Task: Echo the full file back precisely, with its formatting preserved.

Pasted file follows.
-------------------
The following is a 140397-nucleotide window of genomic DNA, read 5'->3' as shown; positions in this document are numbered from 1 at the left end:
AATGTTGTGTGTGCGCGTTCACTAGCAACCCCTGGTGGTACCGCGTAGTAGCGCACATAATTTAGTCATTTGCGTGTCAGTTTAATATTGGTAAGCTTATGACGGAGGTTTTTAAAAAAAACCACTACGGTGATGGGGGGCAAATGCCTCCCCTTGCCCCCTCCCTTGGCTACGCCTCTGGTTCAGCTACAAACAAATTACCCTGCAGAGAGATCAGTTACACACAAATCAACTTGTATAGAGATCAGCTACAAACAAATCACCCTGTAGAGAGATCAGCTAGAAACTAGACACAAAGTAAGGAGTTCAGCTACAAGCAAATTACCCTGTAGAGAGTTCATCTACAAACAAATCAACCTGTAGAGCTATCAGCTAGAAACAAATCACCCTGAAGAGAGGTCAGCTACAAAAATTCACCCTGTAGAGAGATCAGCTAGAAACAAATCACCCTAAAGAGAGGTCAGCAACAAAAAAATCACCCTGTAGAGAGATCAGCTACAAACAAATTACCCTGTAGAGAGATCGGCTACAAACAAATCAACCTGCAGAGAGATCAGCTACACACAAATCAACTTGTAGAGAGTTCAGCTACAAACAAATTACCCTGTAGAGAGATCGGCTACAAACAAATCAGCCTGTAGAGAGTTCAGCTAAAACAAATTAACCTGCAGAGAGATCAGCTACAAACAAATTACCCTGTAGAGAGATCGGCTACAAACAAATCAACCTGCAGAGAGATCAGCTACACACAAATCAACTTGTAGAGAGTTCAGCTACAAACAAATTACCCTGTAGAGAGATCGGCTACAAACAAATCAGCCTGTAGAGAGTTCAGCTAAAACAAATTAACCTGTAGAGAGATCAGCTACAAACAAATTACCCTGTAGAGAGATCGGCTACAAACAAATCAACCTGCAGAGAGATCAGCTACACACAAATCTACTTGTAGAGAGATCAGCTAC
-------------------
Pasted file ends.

The following is a 140397-nucleotide window of genomic DNA, read 5'->3' as shown; positions in this document are numbered from 1 at the left end:
AATGTTGTGTGTGCGCGTTCACTAGCAACCCCTGGTGGTACCGCGTAGTAGCGCACATAATTTAGTCATTTGCGTGTCAGTTTAATATTGGTAAGCTTATGACGGAGGTTTTTAAAAAAAACCACTACGGTGATGGGGGGCAAATGCCTCCCCTTGCCCCCTCCCTTGGCTACGCCTCTGGTTCAGCTACAAACAAATTACCCTGCAGAGAGATCAGTTACACACAAATCAACTTGTATAGAGATCAGCTACAAACAAATCACCCTGTAGAGAGATCAGCTAGAAACTAGACACAAAGTAAGGAGTTCAGCTACAAGCAAATTACCCTGTAGAGAGTTCATCTACAAACAAATCAACCTGTAGAGCTATCAGCTAGAAACAAATCACCCTGAAGAGAGGTCAGCTACAAAAATTCACCCTGTAGAGAGATCAGCTAGAAACAAATCACCCTAAAGAGAGGTCAGCAACAAAAAAATCACCCTGTAGAGAGATCAGCTACAAACAAATTACCCTGTAGAGAGATCGGCTACAAACAAATCAACCTGCAGAGAGATCAGCTACACACAAATCAACTTGTAGAGAGTTCAGCTACAAACAAATTACCCTGTAGAGAGATCGGCTACAAACAAATCAGCCTGTAGAGAGTTCAGCTAAAACAAATTAACCTGCAGAGAGATCAGCTACAAACAAATTACCCTGTAGAGAGATCGGCTACAAACAAATCAACCTGCAGAGAGATCAGCTACACACAAATCAACTTGTAGAGAGTTCAGCTACAAACAAATTACCCTGTAGAGAGATCGGCTACAAACAAATCAGCCTGTAGAGAGTTCAGCTAAAACAAATTAACCTGTAGAGAGATCAGCTACAAACAAATTACCCTGTAGAGAGATCGGCTACAAACAAATCAACCTGCAGAGAGATCAGCTACACACAAATCTACTTGTAGAGAGATCAGCTAC